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I have modelled organism dynamics and abiotic factors time series in order to understand their seasonal oscillation and trend over time. Now I want to identify if there are any correlation between environmental variations and a lagged biotic response, using the cross-correlation function (ccf::stats).

Most of my biotic time series are not stationary, and even the detrended time series or residual series aren't either. I've realized differencing (using diff::stats) the time series changes drastically the structure, so I don't think it is very reasonable to use this approach. Since stationarity is fundamental for cross-correlation analysis, what alternative should I try?

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I've found the correlation between two non-stationary time series can be studied using Detrended Cross Correlation Analysis - DCCA (Horvatic et al., 2011; Zebende, 2011) even applying lags to the time series (Chenhua, 2015), being one refered to as signal (for example, an environmental variable) and the other as response (for example, a biotic community dynamics variable).

Unfortunately, I couldn't find any R function that encodes this analysis. Therefore, I'm working on an algorithm (for R) based on Chenhua's work. As soon as I use the implemented DCCA algorithm for analyzing my data, I might share a R package containing a DCCA function.

References:

Horvatic et al., 2011. Doi: 10.1209/0295-5075/94/18007

Zebende, 2011. Doi: doi:10.1016/j.physa.2010.10.022

Chenhua, 2015. Doi: 10.1016/j.physleta.2014.12.036

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You might want to look at https://onlinecourses.science.psu.edu/stat510/node/75 as to how to use filtered not simply detrended series to identify the TF model AND http://www.math.cts.nthu.edu.tw/download.php?filename=569_fe0ff1a2.pdf&dir=publish&title=Ruey+S.+Tsay-Lec1 which details the algebra. You can safely ignore Tsay's recommendation on how to identify the TF model as it is not robust to outliers.

AUTOBOX a piece of software that I helped to develop automatically identifies the TF model http://viewer.zmags.com/publication/9d4dc62a#/9d4dc62a/66 . Following it might be useful to help you understand what can be done to obtain preliminary model identification and the subsequent iterative process to self-check and alter. https://autobox.com/cms/index.php/news/48-autobox-software-review-in-orms presents a review of the automatic TF procedure using the gasx/gasy problem from Box & jenkins https://books.google.com/books?id=XY8ECAAAQBAJ&pg=PA544&lpg=PA544&dq=has+gas+problem+box-jenkins&source=bl&ots=3BLiXEob4C&sig=ACfU3U0AG2rw-BIYocsiBDWOnWNf4nJMFQ&hl=en&sa=X&ved=2ahUKEwjA4t6a8YThAhUm2FkKHasBBOcQ6AEwCXoECAEQAQ#v=onepage&q=has%20gas%20problem%20box-jenkins&f=false.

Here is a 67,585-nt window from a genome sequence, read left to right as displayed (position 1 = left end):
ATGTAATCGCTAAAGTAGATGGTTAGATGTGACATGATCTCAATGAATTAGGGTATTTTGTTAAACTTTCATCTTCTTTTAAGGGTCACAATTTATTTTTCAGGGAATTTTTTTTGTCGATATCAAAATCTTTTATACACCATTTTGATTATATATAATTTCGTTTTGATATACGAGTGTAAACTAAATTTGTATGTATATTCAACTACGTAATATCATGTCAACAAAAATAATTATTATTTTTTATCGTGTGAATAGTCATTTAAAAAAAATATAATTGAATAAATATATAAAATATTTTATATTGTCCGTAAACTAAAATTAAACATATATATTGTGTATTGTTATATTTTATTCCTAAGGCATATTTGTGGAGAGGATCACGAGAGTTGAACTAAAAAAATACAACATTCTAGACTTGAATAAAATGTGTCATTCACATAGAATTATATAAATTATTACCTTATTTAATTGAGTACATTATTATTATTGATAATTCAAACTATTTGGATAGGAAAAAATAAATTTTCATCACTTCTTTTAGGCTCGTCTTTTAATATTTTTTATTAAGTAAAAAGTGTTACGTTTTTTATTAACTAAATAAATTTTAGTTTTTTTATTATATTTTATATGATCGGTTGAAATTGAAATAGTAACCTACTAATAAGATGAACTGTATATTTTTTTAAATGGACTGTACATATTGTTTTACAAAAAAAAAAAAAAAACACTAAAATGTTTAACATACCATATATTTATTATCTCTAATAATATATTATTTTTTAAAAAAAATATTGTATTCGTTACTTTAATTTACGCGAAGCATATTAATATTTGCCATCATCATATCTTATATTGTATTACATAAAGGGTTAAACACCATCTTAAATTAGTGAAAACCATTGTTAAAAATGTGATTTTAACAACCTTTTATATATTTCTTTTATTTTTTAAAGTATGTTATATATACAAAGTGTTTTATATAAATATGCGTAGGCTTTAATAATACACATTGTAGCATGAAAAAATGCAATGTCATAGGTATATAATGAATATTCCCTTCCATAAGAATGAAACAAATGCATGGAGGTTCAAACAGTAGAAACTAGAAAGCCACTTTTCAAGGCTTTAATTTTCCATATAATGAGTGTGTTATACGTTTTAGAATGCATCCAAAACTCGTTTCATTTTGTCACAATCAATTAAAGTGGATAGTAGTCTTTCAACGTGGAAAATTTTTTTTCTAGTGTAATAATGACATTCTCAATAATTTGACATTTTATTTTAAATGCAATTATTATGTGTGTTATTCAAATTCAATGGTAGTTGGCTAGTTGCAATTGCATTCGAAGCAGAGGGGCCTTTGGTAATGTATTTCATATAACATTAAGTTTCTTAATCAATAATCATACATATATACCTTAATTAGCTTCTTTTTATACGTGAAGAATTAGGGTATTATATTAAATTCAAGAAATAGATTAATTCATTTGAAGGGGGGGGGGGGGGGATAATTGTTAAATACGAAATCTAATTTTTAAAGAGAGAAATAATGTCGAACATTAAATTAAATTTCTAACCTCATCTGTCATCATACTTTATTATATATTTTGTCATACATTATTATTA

Follow https://autobox.com/pdfs/A.pdf

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  • $\begingroup$ I've seen onlinecourses.science.psu.edu/stat510/node/75 before deciding to use DCCA for my data. I decided not to use the pre-whitening strategy, because the residuals of the ARIMA models I could fit were not stationary. My knowledge about modelling is still starting to grow, so I may have done something inaccurately. However, as ccf assumes stationarity of data, I thought DCCA would be a better option for analyzing my data. Still, I thank you for the suggestion! $\endgroup$ – Marcos Silva Mar 28 at 16:53
  • $\begingroup$ "because the residuals of the ARIMA models I could fit were not stationary" ... that is all on you and I would like to possibly help you with that.. That being the case requiring us to share data and screens as we pursue this issue ,,, it might be better to pursue this offline. $\endgroup$ – IrishStat Mar 28 at 20:59

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